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fieri facias

[fahy-uh-rahy fey-shee-as] /ˈfaɪ əˌraɪ ˈfeɪ ʃiˌæs/
noun, Law.
a writ commanding a sheriff to levy and sell as much of a debtor's property as is necessary to satisfy a creditor's claim against the debtor.
Abbreviation: FI. FA., fi. fa.
Origin of fieri facias
late Middle English
1425-75; late Middle English < Latin: literally, have it made, equivalent to fierī to be made + faciās cause, 2nd singular present subjunctive of facere to bring about Unabridged
Based on the Random House Dictionary, © Random House, Inc. 2015.
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British Dictionary definitions for fieri-facias

fieri facias

/ˈfaɪəˌraɪ ˈfeɪʃɪəs/
(law) a writ ordering a levy on the belongings of an adjudged debtor to satisfy the debt
Word Origin
C15: from Latin, literally: cause (it) to be done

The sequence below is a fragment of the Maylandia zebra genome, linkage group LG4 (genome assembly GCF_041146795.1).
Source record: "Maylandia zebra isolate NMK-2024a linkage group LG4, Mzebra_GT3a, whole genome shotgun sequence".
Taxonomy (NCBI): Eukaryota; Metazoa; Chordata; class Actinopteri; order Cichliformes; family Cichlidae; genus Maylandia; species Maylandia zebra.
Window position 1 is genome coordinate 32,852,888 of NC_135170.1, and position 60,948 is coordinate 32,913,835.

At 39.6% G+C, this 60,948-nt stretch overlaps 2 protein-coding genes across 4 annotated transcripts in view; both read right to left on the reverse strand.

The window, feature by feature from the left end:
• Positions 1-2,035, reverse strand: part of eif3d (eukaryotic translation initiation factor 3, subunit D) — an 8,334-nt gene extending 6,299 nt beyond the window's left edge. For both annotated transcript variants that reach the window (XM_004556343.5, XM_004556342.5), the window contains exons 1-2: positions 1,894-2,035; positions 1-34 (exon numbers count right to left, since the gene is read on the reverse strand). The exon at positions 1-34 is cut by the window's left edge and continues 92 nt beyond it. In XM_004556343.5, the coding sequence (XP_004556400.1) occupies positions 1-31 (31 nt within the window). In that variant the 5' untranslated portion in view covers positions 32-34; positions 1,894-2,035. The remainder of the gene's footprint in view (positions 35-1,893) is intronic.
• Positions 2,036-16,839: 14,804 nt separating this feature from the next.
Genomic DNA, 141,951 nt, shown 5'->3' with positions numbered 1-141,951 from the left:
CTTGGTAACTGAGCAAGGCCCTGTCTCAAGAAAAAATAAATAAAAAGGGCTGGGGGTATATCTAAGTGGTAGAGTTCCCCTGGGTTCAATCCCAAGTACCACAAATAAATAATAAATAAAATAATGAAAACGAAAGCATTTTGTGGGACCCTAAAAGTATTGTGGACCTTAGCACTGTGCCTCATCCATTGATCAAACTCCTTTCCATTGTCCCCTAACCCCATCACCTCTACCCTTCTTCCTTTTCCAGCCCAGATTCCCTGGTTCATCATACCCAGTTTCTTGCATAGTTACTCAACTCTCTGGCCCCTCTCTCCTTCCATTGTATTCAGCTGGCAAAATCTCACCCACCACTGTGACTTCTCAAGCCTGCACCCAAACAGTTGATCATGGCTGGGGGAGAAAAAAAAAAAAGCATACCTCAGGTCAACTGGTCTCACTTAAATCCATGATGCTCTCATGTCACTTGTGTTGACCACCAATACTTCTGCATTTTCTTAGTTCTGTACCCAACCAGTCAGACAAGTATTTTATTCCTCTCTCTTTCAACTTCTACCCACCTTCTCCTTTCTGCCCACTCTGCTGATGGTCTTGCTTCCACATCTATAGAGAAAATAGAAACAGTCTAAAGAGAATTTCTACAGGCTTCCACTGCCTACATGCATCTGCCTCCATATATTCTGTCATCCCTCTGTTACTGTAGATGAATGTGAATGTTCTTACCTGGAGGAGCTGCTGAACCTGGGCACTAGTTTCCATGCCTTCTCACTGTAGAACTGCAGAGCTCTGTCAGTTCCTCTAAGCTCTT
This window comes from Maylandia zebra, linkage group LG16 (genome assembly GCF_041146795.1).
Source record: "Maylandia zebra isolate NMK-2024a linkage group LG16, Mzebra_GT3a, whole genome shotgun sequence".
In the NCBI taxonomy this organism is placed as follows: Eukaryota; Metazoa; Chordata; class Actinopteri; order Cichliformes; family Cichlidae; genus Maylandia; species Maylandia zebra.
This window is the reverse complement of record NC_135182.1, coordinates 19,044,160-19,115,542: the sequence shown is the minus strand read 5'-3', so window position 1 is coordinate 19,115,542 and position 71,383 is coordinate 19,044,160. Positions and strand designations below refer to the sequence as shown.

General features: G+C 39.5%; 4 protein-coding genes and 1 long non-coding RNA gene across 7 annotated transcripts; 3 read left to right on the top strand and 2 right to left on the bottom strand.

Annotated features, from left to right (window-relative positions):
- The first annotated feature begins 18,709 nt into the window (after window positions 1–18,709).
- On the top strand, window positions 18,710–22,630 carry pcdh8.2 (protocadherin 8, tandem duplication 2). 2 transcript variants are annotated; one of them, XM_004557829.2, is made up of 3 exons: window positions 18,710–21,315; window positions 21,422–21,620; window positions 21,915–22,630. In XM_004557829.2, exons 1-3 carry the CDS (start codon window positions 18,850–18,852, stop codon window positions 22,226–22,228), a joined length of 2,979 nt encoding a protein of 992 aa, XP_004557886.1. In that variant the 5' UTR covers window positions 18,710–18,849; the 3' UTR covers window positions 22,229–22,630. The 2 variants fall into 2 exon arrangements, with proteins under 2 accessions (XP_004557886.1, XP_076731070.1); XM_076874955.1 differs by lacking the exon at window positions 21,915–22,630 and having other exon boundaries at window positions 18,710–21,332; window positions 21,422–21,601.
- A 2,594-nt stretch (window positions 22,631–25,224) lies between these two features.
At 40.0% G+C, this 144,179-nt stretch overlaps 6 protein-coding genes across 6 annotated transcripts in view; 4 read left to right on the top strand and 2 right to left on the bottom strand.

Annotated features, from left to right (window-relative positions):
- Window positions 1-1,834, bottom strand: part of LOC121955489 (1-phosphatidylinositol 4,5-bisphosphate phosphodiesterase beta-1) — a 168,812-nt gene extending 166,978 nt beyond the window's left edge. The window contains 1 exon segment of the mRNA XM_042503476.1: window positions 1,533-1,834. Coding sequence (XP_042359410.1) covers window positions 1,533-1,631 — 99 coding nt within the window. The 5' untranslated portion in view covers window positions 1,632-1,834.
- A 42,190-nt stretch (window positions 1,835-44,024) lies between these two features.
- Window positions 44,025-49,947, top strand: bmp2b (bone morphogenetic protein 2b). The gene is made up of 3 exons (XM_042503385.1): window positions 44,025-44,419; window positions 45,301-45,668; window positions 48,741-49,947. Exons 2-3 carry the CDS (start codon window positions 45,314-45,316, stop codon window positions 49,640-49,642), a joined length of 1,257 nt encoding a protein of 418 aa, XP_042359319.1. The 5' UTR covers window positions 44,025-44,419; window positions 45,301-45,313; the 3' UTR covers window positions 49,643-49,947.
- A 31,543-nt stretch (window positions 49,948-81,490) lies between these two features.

Collins English Dictionary - Complete & Unabridged 2012 Digital Edition
© William Collins Sons & Co. Ltd. 1979, 1986 © HarperCollins
Publishers 1998, 2000, 2003, 2005, 2006, 2007, 2009, 2012
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Word Origin and History for fieri-facias

fieri facias

writ concerning a sum awarded in judgment (often requiring seizure and sale of property for debt), Latin, literally "cause it to be done," the first words of the writ.

Online Etymology Dictionary, © 2010 Douglas Harper
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